May 13, 2017 09:40 AM
Never Let Me Go
by Kazuo Ishiguro
$11.99 on Kindle
I heard about this book on an episode of The Cato Daily Podcast. I've roughly transparaphrased the description that Kimberly Hurd Hale and Caleb Brown gave during the episode.
WARNING: Their description is filled with spoilers, so don't read it if you would like to just read the book.
The book describes children at Hailsham, which is a boarding school, but not really a boarding school. It's gradually revealed that the wonderful education they are receiving at Hailsham is just a cover for the very dark destiny that awaits them.
The story is set in the late 1990's, in Britain. The premise is that following World War 2, rather than the breakthroughs in nuclear power that we experienced, there were breakthroughs in medicine. We figured out a way to clone human beings and use their organs to, essentially, cure cancer, cure heart disease, and all of the other great, mass killers of our society. We can use the clone organs to cure them. This means that ordinary human beings no longer have to fear cancer, or heart disease, or liver disease. They no longer have to worry that their family members will die prematurely from these things. The society is willing to accept this program of breeding and raising and slaughtering clones in exchange for longer, healthier life.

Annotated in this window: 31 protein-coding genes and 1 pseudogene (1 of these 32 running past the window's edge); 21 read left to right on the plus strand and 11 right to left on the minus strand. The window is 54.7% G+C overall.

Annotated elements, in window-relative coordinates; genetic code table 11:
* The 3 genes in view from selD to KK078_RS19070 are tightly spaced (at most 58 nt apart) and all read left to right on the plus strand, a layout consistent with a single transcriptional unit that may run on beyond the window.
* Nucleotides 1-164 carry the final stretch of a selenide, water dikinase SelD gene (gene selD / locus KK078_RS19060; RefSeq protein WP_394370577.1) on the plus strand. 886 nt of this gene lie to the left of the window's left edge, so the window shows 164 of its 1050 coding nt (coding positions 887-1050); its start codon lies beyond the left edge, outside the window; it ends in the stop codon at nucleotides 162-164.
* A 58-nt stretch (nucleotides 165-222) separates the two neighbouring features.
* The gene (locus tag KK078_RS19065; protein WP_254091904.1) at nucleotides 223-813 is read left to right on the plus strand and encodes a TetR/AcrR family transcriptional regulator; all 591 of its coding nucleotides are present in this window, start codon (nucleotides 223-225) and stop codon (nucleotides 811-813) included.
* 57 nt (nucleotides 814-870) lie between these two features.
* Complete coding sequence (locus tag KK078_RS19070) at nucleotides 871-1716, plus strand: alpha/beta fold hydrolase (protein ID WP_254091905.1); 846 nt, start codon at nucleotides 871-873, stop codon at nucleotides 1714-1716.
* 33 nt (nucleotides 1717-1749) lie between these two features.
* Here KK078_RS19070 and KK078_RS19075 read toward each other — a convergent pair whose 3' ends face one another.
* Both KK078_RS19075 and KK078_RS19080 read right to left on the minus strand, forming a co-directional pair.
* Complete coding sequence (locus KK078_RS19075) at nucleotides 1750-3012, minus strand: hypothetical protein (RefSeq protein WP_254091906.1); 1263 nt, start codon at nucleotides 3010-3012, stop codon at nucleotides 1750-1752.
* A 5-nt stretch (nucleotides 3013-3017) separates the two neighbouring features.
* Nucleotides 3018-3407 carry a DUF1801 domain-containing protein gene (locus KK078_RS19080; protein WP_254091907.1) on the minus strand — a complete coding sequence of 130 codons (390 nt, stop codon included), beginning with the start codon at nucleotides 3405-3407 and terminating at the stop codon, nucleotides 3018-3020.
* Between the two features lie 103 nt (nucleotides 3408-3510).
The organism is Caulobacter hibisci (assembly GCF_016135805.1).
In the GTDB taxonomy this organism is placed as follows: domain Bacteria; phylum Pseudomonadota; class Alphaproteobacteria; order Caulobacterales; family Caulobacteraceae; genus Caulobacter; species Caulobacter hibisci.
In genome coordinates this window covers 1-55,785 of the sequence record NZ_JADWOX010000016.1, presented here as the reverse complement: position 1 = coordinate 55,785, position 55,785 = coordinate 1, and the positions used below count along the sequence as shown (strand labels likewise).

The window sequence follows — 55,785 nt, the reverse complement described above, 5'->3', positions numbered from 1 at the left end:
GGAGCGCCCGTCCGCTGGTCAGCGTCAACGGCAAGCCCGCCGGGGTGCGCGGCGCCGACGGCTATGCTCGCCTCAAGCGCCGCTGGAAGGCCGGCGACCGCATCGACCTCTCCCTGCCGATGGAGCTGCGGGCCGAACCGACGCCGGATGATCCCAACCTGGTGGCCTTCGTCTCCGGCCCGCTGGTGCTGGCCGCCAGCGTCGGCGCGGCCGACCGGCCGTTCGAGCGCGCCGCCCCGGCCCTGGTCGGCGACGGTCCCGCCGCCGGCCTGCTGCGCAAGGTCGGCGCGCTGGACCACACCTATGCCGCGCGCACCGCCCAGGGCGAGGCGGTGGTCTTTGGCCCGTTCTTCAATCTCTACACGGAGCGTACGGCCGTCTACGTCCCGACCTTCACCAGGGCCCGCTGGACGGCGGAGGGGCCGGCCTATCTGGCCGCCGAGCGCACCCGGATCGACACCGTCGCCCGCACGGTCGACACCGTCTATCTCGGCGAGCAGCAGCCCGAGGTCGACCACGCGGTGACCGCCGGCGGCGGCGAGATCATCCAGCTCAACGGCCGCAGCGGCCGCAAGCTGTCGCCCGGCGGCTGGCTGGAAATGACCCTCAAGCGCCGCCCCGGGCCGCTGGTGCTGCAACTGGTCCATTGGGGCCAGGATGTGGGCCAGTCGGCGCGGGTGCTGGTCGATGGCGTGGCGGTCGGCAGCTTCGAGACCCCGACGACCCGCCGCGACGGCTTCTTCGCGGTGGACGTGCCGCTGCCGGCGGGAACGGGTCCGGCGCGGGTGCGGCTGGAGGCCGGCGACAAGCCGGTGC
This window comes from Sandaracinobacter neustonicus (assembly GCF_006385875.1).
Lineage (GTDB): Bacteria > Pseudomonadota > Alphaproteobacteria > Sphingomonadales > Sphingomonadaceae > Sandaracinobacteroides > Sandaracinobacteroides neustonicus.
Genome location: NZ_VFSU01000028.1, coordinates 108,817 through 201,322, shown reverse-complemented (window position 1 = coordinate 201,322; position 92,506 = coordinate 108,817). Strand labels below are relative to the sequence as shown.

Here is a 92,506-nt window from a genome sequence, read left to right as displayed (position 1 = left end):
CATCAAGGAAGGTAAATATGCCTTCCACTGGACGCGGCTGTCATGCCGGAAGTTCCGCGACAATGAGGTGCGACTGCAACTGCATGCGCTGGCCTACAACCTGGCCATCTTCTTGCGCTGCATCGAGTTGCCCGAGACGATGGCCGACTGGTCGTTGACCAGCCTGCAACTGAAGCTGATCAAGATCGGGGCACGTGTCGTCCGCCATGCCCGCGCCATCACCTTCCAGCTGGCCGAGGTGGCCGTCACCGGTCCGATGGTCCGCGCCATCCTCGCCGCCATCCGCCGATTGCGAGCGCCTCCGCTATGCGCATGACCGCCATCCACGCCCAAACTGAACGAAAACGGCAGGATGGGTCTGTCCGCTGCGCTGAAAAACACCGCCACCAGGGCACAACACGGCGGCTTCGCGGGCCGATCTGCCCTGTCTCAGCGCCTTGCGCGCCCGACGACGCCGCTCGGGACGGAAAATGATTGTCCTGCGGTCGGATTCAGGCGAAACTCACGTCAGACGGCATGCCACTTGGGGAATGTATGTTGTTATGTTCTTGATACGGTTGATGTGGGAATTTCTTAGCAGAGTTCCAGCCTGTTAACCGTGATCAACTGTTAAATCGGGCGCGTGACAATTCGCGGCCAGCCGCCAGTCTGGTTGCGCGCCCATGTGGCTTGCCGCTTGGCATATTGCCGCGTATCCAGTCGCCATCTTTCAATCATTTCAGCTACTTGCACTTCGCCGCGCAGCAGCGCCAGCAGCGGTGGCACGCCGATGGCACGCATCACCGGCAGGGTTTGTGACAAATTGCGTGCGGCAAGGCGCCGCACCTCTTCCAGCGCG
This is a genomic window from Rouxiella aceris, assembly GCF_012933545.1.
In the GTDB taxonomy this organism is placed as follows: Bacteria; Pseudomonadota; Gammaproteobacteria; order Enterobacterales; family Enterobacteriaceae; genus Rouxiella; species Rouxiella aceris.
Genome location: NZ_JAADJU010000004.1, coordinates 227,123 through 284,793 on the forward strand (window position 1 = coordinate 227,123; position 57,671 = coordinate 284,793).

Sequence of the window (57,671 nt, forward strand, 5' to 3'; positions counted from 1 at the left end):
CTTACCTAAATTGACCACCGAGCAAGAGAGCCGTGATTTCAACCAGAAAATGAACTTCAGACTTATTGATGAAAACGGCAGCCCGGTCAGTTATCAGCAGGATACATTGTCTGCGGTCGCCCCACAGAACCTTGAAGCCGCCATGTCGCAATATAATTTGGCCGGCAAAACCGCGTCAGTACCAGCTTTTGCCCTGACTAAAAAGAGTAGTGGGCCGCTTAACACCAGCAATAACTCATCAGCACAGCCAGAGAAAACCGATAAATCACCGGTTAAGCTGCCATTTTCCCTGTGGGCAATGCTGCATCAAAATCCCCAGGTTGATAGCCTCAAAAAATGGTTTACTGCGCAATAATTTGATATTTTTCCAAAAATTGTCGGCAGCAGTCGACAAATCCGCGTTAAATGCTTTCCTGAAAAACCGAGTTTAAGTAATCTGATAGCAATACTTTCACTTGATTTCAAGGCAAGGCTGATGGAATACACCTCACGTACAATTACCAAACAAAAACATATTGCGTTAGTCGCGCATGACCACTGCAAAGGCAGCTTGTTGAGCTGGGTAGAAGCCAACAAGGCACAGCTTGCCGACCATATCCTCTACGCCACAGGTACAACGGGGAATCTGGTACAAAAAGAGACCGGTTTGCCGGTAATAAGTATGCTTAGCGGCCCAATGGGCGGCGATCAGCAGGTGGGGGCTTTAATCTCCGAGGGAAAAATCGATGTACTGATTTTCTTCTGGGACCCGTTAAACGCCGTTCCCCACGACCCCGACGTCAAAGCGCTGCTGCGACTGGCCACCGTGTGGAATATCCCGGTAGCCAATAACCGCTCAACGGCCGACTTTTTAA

It's told from the point of view of one of the clone children. It's not a story of revolution. It's a story of her growing up, having friends, falling in love, and reconciling herself to the fact that she will die before she reaches middle age. She will donate her organs, one at a time, in a very cruel manner. She will spend her last years caring for her fellow clones, as they make these organ donations. She will have to watch her friends be slaughtered by this bureaucratic system. It has been solely responsible for her creation and education and has controlled every aspect of her life, to the point where she does not resist it. None of the clones resist it. They accept their fate and show no indication that they would be able or willing to escape their destiny. They think that that is what they were bred to do and, really, there's very little indicating that they find it morally objectionable.
Never Let Me Go examines it from the point of view of a society that wants these organs desperately but also seemingly recognizes that it is a serious inhumane, unethical thing that they are doing. Then you get Hailsham, you get the idea that if we educate these clones in a classical sense, give them a classical education where they read the great novels, learn about philosophy, spend most of their time doing art, then, somehow, what we're doing to them is more humane. They're given names. It's recognized that they have human drives, that they benefit somehow from these educations.